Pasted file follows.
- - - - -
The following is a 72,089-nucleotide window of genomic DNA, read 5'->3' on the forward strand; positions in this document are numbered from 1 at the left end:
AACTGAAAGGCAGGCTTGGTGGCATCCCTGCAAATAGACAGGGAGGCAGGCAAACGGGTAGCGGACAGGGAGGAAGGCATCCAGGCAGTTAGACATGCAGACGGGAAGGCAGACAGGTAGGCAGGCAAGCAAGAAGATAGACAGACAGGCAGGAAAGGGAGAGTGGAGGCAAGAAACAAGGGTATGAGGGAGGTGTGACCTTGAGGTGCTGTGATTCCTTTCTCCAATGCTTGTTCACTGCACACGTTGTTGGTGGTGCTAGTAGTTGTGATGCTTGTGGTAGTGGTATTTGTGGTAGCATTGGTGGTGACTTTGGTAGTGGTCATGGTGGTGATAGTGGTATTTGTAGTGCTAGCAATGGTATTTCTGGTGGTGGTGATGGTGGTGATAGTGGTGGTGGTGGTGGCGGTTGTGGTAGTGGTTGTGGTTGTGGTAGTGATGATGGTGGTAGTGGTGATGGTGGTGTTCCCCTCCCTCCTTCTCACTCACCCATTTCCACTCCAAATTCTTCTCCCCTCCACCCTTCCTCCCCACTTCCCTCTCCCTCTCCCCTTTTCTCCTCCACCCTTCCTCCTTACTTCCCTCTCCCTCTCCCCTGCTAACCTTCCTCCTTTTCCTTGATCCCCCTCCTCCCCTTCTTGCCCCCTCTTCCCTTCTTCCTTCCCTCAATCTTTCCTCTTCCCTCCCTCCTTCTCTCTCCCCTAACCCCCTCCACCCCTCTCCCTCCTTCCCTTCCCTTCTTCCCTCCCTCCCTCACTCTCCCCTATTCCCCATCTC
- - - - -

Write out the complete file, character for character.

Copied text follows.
The following is a 72,089-nucleotide window of genomic DNA, read 5'->3' on the forward strand; positions in this document are numbered from 1 at the left end:
AACTGAAAGGCAGGCTTGGTGGCATCCCTGCAAATAGACAGGGAGGCAGGCAAACGGGTAGCGGACAGGGAGGAAGGCATCCAGGCAGTTAGACATGCAGACGGGAAGGCAGACAGGTAGGCAGGCAAGCAAGAAGATAGACAGACAGGCAGGAAAGGGAGAGTGGAGGCAAGAAACAAGGGTATGAGGGAGGTGTGACCTTGAGGTGCTGTGATTCCTTTCTCCAATGCTTGTTCACTGCACACGTTGTTGGTGGTGCTAGTAGTTGTGATGCTTGTGGTAGTGGTATTTGTGGTAGCATTGGTGGTGACTTTGGTAGTGGTCATGGTGGTGATAGTGGTATTTGTAGTGCTAGCAATGGTATTTCTGGTGGTGGTGATGGTGGTGATAGTGGTGGTGGTGGTGGCGGTTGTGGTAGTGGTTGTGGTTGTGGTAGTGATGATGGTGGTAGTGGTGATGGTGGTGTTCCCCTCCCTCCTTCTCACTCACCCATTTCCACTCCAAATTCTTCTCCCCTCCACCCTTCCTCCCCACTTCCCTCTCCCTCTCCCCTTTTCTCCTCCACCCTTCCTCCTTACTTCCCTCTCCCTCTCCCCTGCTAACCTTCCTCCTTTTCCTTGATCCCCCTCCTCCCCTTCTTGCCCCCTCTTCCCTTCTTCCTTCCCTCAATCTTTCCTCTTCCCTCCCTCCTTCTCTCTCCCCTAACCCCCTCCACCCCTCTCCCTCCTTCCCTTCCCTTCTTCCCTCCCTCCCTCACTCTCCCCTATTCCCCATCTC